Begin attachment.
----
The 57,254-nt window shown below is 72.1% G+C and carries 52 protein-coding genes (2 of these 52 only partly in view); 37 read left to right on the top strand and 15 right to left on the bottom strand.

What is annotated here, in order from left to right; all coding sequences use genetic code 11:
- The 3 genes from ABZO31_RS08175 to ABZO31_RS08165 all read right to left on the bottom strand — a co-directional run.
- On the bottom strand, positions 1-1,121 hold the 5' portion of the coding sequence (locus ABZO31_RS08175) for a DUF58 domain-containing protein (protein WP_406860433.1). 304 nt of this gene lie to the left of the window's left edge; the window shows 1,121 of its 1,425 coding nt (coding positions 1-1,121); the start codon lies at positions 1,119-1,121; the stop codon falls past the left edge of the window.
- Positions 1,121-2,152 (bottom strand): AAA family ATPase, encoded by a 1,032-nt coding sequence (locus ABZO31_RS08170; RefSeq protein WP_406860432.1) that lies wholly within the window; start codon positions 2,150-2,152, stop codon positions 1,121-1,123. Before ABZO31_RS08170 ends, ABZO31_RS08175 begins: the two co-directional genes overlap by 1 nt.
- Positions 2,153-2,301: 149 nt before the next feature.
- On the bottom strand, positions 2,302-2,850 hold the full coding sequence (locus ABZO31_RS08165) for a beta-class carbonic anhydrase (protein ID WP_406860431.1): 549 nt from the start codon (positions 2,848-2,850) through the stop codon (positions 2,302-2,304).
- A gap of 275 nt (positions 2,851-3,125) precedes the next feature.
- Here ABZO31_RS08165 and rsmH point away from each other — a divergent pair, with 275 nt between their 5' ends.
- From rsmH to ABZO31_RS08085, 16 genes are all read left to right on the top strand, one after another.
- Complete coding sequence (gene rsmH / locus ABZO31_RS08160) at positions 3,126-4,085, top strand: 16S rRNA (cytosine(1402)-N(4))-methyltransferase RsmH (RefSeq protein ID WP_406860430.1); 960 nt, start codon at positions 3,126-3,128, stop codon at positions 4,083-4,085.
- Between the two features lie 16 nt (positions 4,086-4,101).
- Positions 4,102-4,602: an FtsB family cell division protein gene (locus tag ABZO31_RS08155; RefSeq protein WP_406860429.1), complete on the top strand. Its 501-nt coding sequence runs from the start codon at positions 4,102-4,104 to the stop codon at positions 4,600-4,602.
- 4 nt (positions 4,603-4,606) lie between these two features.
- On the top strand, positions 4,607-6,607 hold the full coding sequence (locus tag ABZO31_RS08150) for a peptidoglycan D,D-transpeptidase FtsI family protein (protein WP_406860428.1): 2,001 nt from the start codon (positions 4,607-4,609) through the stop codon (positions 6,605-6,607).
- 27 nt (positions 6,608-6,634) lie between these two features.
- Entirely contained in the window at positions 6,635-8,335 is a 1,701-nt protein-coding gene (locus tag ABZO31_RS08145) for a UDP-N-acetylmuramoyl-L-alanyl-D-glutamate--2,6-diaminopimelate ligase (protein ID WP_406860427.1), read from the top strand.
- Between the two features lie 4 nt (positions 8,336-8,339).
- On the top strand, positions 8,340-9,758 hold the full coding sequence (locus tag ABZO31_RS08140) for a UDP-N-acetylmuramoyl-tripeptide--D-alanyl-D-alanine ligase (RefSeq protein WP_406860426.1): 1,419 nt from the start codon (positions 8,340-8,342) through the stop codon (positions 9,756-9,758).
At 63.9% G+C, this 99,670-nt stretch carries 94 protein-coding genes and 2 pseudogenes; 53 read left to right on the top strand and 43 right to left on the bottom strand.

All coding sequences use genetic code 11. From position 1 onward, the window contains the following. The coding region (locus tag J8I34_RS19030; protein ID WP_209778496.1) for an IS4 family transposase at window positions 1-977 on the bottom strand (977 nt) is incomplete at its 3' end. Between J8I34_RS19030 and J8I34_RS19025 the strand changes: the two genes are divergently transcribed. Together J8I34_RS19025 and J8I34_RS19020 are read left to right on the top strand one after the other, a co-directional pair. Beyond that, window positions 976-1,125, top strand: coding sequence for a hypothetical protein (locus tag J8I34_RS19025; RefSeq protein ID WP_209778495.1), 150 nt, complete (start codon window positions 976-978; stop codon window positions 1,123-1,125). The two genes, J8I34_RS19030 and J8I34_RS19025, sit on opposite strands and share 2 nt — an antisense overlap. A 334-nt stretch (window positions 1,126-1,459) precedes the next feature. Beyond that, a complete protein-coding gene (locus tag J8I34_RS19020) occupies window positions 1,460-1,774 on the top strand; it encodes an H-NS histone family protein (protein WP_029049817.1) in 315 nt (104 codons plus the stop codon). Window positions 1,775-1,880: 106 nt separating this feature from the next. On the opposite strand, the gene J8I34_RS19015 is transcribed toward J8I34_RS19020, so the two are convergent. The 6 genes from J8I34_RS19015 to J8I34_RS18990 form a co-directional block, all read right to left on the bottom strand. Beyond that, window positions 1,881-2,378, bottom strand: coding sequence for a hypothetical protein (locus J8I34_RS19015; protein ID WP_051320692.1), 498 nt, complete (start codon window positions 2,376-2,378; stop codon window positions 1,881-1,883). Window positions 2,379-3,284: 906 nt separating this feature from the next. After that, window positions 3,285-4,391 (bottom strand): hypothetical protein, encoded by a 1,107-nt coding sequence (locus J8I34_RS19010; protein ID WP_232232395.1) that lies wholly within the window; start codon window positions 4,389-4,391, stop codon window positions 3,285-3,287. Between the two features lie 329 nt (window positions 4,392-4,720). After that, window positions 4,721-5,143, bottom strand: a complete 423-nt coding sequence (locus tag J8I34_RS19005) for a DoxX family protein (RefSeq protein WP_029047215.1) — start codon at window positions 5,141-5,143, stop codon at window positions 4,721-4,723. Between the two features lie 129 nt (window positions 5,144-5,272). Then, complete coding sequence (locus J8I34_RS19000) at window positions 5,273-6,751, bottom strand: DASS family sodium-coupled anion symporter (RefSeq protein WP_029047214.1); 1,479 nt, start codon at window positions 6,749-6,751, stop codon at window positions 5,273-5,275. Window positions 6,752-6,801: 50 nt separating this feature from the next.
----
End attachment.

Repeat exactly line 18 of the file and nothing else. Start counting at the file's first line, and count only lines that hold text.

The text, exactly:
- Between the two features lie 4 nt (positions 8,336-8,339).